The use of Esperanto as the language of the Aggressor Force has continued to inspire comments in the press of the U.S. and the world. A large number of soldiers, coming into actual contact with both the Aggressor and Esperanto, have written EANA for information and have become interested in learning the interlanguage for its own sake and for its usefulness in travel and world friendships.

A few months ago one of the major television networks featured a full-length movie that told the story of the deadly seriousness with which the Aggressor Force conducts its counter attacks in maneuvers. The scenes showing the interrogation of prisoners provided the opportunity to use the “aggressor language” (Esperanto) in realistic sequences.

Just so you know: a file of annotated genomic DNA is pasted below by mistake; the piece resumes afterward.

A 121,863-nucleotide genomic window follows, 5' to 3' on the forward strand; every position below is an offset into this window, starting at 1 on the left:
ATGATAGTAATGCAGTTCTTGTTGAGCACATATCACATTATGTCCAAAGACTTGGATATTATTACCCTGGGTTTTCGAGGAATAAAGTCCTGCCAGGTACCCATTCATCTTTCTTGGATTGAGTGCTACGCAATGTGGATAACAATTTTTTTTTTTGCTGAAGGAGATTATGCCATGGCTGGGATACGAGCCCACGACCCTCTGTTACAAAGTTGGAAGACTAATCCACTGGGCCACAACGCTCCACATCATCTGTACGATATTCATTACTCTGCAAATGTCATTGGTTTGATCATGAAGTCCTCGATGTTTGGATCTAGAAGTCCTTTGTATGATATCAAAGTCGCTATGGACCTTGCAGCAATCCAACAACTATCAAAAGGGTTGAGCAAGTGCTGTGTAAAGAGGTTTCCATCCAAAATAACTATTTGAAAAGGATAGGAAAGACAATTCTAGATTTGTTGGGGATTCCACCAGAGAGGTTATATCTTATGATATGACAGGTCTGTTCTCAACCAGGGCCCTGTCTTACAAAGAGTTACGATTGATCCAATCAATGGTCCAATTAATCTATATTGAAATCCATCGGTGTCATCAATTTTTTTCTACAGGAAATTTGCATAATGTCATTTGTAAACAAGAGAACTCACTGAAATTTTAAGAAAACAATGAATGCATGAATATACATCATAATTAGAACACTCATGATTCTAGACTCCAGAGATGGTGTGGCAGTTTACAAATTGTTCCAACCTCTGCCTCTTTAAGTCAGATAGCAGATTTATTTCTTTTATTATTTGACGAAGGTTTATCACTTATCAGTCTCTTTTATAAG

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Snappy Aggressor soldiers pasu en parado (pass in review) at rapida tempo (quick time), with weapons at dekstra sultro (right shoulder). Troops wear distinctive uniforms and use a special drill and ceremonies manual.

In the official Field Manual FM30-101A, entitled “Aggressor, the Maneuver Enemy Esperanto Language”, the Introduction gives the following as the Purpose and Scope of the General use of Esperanto: